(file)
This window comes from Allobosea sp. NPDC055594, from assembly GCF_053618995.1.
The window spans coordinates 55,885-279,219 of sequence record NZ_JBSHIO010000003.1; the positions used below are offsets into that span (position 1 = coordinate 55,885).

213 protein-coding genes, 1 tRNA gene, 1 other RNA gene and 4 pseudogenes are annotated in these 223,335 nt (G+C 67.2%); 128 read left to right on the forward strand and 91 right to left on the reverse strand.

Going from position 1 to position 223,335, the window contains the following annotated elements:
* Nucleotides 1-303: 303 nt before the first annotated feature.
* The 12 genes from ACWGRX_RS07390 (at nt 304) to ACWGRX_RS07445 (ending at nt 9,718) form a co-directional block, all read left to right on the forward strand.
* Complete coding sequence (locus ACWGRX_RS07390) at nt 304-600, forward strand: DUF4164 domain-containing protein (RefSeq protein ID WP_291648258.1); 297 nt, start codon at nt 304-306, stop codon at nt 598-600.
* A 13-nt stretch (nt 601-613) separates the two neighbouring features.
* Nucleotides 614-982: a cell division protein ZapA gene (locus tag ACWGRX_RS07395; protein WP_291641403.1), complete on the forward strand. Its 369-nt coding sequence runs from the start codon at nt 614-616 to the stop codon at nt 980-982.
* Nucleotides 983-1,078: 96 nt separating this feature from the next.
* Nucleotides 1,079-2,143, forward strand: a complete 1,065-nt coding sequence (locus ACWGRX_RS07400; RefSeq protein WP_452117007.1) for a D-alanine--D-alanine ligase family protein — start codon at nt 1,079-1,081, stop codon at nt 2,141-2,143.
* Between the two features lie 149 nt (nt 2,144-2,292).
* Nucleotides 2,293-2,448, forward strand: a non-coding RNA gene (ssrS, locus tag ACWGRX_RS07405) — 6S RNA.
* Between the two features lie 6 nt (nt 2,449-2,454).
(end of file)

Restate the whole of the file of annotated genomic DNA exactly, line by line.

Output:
This window comes from Allobosea sp. NPDC055594, from assembly GCF_053618995.1.
The window spans coordinates 55,885-279,219 of sequence record NZ_JBSHIO010000003.1; the positions used below are offsets into that span (position 1 = coordinate 55,885).

213 protein-coding genes, 1 tRNA gene, 1 other RNA gene and 4 pseudogenes are annotated in these 223,335 nt (G+C 67.2%); 128 read left to right on the forward strand and 91 right to left on the reverse strand.

Going from position 1 to position 223,335, the window contains the following annotated elements:
* Nucleotides 1-303: 303 nt before the first annotated feature.
* The 12 genes from ACWGRX_RS07390 (at nt 304) to ACWGRX_RS07445 (ending at nt 9,718) form a co-directional block, all read left to right on the forward strand.
* Complete coding sequence (locus ACWGRX_RS07390) at nt 304-600, forward strand: DUF4164 domain-containing protein (RefSeq protein ID WP_291648258.1); 297 nt, start codon at nt 304-306, stop codon at nt 598-600.
* A 13-nt stretch (nt 601-613) separates the two neighbouring features.
* Nucleotides 614-982: a cell division protein ZapA gene (locus tag ACWGRX_RS07395; protein WP_291641403.1), complete on the forward strand. Its 369-nt coding sequence runs from the start codon at nt 614-616 to the stop codon at nt 980-982.
* Nucleotides 983-1,078: 96 nt separating this feature from the next.
* Nucleotides 1,079-2,143, forward strand: a complete 1,065-nt coding sequence (locus ACWGRX_RS07400; RefSeq protein WP_452117007.1) for a D-alanine--D-alanine ligase family protein — start codon at nt 1,079-1,081, stop codon at nt 2,141-2,143.
* Between the two features lie 149 nt (nt 2,144-2,292).
* Nucleotides 2,293-2,448, forward strand: a non-coding RNA gene (ssrS, locus tag ACWGRX_RS07405) — 6S RNA.
* Between the two features lie 6 nt (nt 2,449-2,454).